The Tikvah Podcast

The Temple Mount in the Old City of Jerusalem is the holiest physical site in all of Judaism. Religiously observant Jews ask God to restore the Temple and its services each and every day in the traditional liturgy. For thousands of years, Jews had no access to the site on which that Temple stood, until 1967, when Israeli forces reunited Jerusalem. Since then, Israel has by special arrangement ceded some forms of control of the Temple Mount to religious Muslim stewards supported by the government of Jordan. Under this arrangement, Jews may go up to the site—and many more have been doing so in recent years—but they are not allowed to pray there.

Why does Israel allow Muslims to pray on the Temple Mount, but not Jews? Why are more and more Jews venturing there? On this week’s podcast, the rabbi and professor Jeffrey Woolf surveys the history of the Temple Mount, and explains why, despite its roots in the very distant Jewish past, the site remains a fixture in the religious imagination of the Jewish people. In conversation with Mosaic’s editor Jonathan Silver, Woolf also explores some of the political dilemmas the site represents, both in domestic Israeli politics and in the Jewish state’s relations with its Muslim neighbors.

Musical selections in this podcast are drawn from the Quintet for Clarinet and Strings, op. 31a, composed by Paul Ben-Haim and performed by the ARC Ensemble.

Direct download: Woolf_FINAL.mp3
Category:Great Jewish Essays and Ideas -- posted at: 10:28pm EDT

The idea of equality has a long and intricate history, one that this week the philosopher, rabbi, and writer Zohar Atkins joins the podcast to discuss. In conversation with Mosaic’s editor Jonathan Silver, he looks at how various thinkers in the Western intellectual tradition have thought about equality. Together, they discuss thinkers of equality as various as Plato and Aristotle, Augustine and Luther, and Hobbes and Rousseau and Hayek. Through it all, their point of departure is the foundation of the Western canon: the Hebrew Bible.

Musical selections in this podcast are drawn from the Quintet for Clarinet and Strings, op. 31a, composed by Paul Ben-Haim and performed by the ARC Ensemble.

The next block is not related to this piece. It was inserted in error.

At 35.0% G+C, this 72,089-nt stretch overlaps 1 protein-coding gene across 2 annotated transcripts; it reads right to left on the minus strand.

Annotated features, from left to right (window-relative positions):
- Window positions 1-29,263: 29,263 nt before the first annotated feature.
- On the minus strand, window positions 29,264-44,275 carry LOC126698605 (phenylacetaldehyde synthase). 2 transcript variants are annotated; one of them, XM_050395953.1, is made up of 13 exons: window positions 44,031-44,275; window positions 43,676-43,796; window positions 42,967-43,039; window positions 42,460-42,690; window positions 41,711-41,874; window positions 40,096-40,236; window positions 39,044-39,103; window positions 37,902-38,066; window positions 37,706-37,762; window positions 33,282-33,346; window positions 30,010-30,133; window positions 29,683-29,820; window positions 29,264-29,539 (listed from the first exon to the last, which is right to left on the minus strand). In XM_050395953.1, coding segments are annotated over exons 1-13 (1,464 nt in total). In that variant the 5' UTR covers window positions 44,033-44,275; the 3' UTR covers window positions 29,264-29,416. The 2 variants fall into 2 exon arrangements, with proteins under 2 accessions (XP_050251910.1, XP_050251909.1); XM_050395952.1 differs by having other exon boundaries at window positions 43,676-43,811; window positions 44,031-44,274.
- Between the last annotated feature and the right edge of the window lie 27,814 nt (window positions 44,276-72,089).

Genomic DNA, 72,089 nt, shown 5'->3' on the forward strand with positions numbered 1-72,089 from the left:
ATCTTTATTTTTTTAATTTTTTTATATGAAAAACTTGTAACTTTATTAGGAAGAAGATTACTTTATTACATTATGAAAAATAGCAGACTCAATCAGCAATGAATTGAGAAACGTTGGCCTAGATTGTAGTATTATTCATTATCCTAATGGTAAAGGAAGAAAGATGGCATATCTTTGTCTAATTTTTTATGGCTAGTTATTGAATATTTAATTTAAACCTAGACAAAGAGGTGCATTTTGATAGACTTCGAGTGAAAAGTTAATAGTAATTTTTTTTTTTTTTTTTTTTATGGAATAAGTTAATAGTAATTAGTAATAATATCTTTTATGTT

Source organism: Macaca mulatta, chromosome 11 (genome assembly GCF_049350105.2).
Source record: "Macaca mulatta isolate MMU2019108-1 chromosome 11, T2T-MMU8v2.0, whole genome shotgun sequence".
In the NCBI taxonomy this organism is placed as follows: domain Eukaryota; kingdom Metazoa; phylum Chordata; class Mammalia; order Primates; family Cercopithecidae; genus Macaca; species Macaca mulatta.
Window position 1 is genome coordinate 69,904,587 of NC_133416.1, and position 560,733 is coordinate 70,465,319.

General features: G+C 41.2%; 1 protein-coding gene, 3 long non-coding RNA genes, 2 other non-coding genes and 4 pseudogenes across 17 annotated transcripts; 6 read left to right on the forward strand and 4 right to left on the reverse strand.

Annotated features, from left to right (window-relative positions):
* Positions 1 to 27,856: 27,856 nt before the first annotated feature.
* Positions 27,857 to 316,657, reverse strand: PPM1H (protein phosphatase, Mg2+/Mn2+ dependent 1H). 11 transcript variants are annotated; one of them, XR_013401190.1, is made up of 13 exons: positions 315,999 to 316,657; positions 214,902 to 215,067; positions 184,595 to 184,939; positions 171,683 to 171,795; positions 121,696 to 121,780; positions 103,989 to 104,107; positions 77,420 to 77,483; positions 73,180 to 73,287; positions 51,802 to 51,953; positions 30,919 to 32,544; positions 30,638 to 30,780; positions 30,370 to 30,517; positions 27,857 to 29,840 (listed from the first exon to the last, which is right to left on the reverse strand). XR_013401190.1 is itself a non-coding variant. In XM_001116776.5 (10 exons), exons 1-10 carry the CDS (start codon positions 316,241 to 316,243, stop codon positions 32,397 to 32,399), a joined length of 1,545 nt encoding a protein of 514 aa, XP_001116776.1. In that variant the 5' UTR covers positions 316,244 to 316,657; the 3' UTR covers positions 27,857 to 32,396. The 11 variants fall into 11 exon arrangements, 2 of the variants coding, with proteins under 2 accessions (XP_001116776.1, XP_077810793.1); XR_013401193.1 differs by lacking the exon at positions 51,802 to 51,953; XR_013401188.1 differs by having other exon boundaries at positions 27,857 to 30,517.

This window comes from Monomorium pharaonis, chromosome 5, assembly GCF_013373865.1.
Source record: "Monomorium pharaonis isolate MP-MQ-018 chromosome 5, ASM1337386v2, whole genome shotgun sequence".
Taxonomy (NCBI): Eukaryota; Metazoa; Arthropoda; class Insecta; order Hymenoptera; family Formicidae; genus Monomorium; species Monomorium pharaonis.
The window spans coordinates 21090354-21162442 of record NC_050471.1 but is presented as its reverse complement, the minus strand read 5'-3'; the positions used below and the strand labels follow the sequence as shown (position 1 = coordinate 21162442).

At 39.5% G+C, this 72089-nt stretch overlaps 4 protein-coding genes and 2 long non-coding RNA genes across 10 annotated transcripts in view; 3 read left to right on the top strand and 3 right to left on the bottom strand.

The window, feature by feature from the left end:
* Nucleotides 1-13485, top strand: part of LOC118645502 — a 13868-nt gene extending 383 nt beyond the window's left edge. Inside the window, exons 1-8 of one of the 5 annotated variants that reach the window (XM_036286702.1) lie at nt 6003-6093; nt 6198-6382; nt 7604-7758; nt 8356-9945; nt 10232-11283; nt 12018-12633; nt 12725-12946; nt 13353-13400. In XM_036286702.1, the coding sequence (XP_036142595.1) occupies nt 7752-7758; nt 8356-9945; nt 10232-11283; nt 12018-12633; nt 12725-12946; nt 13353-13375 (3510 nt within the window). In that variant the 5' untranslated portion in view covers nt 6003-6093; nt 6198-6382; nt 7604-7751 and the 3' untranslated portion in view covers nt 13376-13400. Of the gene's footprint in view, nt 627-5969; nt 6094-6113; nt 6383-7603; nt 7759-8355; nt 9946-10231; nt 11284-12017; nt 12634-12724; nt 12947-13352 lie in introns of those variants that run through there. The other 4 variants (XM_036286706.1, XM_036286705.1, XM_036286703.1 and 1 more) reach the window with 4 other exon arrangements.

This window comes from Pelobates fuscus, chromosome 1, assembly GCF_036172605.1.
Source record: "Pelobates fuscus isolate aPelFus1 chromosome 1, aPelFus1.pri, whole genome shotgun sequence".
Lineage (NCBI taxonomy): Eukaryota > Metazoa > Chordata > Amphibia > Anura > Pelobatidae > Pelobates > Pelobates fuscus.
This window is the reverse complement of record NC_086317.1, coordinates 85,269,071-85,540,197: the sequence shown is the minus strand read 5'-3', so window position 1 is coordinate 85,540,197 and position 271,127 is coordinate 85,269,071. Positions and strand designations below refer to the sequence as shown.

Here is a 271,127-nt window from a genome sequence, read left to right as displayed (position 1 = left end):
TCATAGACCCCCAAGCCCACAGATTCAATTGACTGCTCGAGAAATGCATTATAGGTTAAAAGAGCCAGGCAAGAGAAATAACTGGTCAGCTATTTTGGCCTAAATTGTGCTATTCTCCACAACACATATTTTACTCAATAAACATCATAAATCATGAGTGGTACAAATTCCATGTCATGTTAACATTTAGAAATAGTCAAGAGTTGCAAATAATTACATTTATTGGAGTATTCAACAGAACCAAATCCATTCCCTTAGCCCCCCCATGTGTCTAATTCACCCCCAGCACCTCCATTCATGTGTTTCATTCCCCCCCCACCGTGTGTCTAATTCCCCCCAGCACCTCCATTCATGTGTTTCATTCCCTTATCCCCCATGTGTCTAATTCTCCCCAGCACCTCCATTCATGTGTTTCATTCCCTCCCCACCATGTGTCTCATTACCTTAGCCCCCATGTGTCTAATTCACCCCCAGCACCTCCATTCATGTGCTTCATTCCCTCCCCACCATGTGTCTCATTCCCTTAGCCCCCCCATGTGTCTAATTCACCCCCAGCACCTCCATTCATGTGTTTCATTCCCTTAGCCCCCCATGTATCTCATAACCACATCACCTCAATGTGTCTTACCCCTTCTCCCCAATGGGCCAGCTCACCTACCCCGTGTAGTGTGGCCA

Direct download: Atkins_FINAL.mp3
Category:Great Jewish Essays and Ideas -- posted at: 10:34pm EDT

There is the argument and there is the context in which that argument is made. It’s easy to sing the praises of American life when you’re sitting in the United States, but you’d likely to express yourself differently if you were explaining your views in Soviet Russia. The context of the argument does not, of course, determine its truth or falsehood, but it does help clarify what’s being said and why. This is true for all arguments, from those made by Socrates and the rabbis of the Talmud to philosophers and politicians today.

On this week’s podcast, to understand the distinction between argument and context and how it relates to political and religious communities of ideological homogeneity, we turn to one of the 20th century’s greatest thinkers, the German Jewish philosopher Leo Strauss and his 1952 essay “Persecution and the Art of Writing.” Our guide to the essay, and this week’s podcast guest, is the Yale professor of political science Steven Smith, the author of several books about Strauss’s thought. In conversation with Mosaic’s editor Jonathan Silver, Smith explains how, in the view of Strauss, writers like Plato and Maimonides used esoteric writing—writing that expressed true beliefs in a careful and guarded way so as to protect themselves from backlash—to get their ideas across, and he ponders the implications that such an interpretive approach can have for writers ancient and modern.

Musical selections in this podcast are drawn from the Quintet for Clarinet and Strings, op. 31a, composed by Paul Ben-Haim and performed by the ARC Ensemble.

Direct download: Smith_FINAL.mp3
Category:Great Jewish Essays and Ideas -- posted at: 3:15pm EDT

Beginning Saturday night, the Jewish people will celebrate the holiday of Shavuot. During the festival, Jews traditionally study the book of Ruth, the biblical text that tells the story of a non-Jewish widow who becomes the great-grandmother of King David.

To help uncover why the book of Ruth is so beloved, and to make sense of the intertextual references and literary allusions at work in it, the Harvard professor Jon Levenson joins this week’s podcast. In conversation with Mosaic’s editor Jonathan Silver, he explains how the narrative drive of Ruth moves from death to life, and reveals how its principal figures manifest the virtue of ḥesed, traditionally translated as loving-kindness, and meaning loyal devotion.

Musical selections in this podcast are drawn from the Quintet for Clarinet and Strings, op. 31a, composed by Paul Ben-Haim and performed by the ARC Ensemble.

Direct download: Levenson_FINAL.mp3
Category:Great Jewish Essays and Ideas -- posted at: 10:31pm EDT

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